Rio Tinto and ARENA to study hydrogen calcination to reduce carbon emissions in alumina refining
TotalEnergies, Sunfire and Fraunhofer give the go-ahead for green methanol in Leuna

Study finds direct seawater splitting has substantial drawbacks to conventional water splitting, offers almost no advantage

A study by a team of researchers from Technische Universität Berlin (TUB) and Fritz-Haber-Institut der Max-Planck-Gesellschaft has found that direct seawater splitting for hydrogen production has substantial drawbacks compared to conventional water splitting and offers almost no advantage.

In an open-access paper in the RSC journal Energy & Environmental Science, the researchers report that their analysis shows that direct seawater purification is less promising than a two-step scenario for splitting seawater—first purification by reverse osmosis and then splitting in a conventional water electrolyzer—as the capital and operating costs of water purification are insignificant compared to those of electrolysis of pure water.

For the implementation of a sustainable energy economy, the greatest challenge is the weather-depending, fluctuating electricity production of wind and solar power plants. To meet this challenge and to satisfy the constant energy demand of society, electricity must be stored in times of overproduction to provide energy when little sunshine and wind is available. To store the green electricity in a highly scalable way, it must be converted into chemical energy. The central process for this conversion is electrocatalytic water splitting in which hydrogen and oxygen are formed.

Hydrogen can directly be stored, transported, and reconverted into electricity in a fuel cell. Further, hydrogen is the starting point for the formation of other fuels such as methanol, ammonia, or liquid organic hydrogen carriers. Due to the central role of water splitting in a sustainable energy economy, the cost efficiency of this process is crucial and even one percent could save billions of dollars.

More than half of the costs of electrolytic hydrogen production are caused by the required electricity, and, besides that, the capital cost of the electrolyser is another major part. Additionally, H2O is needed for water splitting. However, so far, this aspect has seldom been considered. As 96.5% of the global water is seawater and less than 1% is nonfrozen freshwater, direct seawater splitting (DSS, in this report DSS includes the usage of non-purified seawater with or without the addition of additives such as bases or buffers) seems desirable.

… Herein, we answer the question: Can DSS be competitive to a two-step scenario where seawater is first purified and subsequently split?

—Driess et al.


Two ways to make hydrogen from seawater and green electricity. The pathway on the left shows DSS where only one device is required. In the pathway on the right, the seawater is first desalinated by reverse osmosis and then the water splitting is performed. For this pathway, electricity and a device are required for both, the desalination and the actual water splitting. Diess et al.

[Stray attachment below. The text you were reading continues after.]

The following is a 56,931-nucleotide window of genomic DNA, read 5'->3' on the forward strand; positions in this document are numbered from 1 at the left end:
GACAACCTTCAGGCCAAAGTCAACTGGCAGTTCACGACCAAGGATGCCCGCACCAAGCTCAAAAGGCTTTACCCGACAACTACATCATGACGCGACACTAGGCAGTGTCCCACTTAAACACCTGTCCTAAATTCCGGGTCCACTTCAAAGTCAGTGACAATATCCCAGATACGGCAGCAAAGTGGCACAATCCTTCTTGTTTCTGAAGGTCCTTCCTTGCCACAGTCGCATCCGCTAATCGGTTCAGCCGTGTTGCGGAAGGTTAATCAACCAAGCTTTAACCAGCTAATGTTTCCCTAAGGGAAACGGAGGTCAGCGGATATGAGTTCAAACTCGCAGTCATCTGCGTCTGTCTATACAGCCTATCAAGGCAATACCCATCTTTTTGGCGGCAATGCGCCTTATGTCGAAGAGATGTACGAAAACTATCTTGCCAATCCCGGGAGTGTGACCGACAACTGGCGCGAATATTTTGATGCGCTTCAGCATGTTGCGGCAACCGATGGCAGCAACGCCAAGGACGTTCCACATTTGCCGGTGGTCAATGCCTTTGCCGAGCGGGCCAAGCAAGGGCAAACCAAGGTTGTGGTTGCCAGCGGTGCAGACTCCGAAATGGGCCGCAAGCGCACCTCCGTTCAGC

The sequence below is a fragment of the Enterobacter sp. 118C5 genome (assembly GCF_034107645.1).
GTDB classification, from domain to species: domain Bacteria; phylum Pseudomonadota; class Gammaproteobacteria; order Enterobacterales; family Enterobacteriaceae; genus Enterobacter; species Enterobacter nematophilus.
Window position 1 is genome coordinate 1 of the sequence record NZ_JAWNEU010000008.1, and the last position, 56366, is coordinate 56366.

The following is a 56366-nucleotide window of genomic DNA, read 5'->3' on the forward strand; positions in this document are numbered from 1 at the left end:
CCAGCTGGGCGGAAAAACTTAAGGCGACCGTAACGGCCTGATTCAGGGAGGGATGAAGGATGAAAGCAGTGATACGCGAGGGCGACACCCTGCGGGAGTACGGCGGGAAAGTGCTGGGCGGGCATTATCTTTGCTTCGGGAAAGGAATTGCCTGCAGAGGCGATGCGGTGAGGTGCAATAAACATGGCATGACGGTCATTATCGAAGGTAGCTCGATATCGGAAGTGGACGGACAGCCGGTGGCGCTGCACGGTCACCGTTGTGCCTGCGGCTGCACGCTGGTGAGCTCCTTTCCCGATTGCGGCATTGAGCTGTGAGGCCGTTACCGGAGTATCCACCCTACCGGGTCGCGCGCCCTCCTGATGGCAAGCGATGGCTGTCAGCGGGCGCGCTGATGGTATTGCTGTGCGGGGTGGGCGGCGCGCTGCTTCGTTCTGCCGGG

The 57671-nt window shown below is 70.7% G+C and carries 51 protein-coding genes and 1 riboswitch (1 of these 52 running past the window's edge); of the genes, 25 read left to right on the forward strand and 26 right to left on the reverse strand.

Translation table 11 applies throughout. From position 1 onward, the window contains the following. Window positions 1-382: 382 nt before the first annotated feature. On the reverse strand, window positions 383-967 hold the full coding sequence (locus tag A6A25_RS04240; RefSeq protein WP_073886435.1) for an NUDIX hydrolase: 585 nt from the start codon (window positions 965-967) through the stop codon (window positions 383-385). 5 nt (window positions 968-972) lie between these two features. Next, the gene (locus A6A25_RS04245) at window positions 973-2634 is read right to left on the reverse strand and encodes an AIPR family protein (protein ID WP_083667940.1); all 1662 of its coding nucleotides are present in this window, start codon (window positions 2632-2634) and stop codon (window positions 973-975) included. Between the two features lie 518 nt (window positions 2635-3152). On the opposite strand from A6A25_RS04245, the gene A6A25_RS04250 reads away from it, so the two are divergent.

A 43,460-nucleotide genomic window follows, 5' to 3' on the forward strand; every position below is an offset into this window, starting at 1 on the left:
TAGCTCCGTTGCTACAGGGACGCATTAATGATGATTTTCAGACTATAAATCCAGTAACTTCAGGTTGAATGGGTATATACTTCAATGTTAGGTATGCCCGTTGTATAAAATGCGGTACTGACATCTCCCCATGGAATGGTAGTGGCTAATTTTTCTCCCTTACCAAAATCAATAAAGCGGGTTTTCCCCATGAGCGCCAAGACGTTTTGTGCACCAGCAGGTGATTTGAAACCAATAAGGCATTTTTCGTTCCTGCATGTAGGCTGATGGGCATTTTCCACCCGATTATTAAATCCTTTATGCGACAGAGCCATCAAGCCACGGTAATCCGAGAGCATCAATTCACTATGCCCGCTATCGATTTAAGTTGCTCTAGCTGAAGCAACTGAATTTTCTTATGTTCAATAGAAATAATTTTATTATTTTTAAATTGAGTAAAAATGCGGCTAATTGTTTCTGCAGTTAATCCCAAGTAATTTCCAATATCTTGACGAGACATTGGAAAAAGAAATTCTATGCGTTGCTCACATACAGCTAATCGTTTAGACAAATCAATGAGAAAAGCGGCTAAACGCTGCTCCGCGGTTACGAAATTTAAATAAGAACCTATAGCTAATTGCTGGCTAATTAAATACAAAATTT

The analysis found that the energy requirements, the capital, and the operating costs of seawater desalination are marginal compared to those of water splitting. This leads to the conclusion that the benefits of direct seawater splitting are marginal.

However, the analysis also found that the disadvantages of DSS are considerably large. These include electrolyzer lifetime (challenged by unavoidable impurities); an always changing feed as seawater changes seasonally and topologically; corrosive Cl- oxidation species; precipitation of solids; blocking of the ion exchange membranes; and biofouling.

Further, the authors noted, with current technology, a direct seawater electrolyzer must be operated at a high flow velocity; it must be designed to wash deposited species away; and regular acid cleanings might be required. All these aspects lead to increased capital and operating costs.

The use of additives such as acids, bases or buffers in the feed of a direct seawater electrolyzer might be “magnitudes more expensive”, or the conductivity and ion transport properties of the electrolyte will be low leading to significant efficiency losses.


  • Matthias Driess, Jan Niklas Hausmann, Robert Schlögl and Prashanth W. Menezes (2021) “Is Direct Seawater Splitting Economically Meaningful?” Energy Environ. Sci. doi: 10.1039/D0EE03659E



Well that seems pretty clear, then.


I was very surprised to learn that direct electrolysis of seawater was even possible, so I am completely unsurprised that it does not look economic.


It seems silly to try to electrolyze seawater when forward osmosis using a hypertonic electrolyte solution using e.g. NaOH would accomplish the same end without having to deal with contaminants and no energy cost for purification.

Peace Hugger

What if it is done in conjunction with desalination?


@Peace Hugger

It is done with desalination in the Gulf and elsewhere.

The comments to this entry are closed.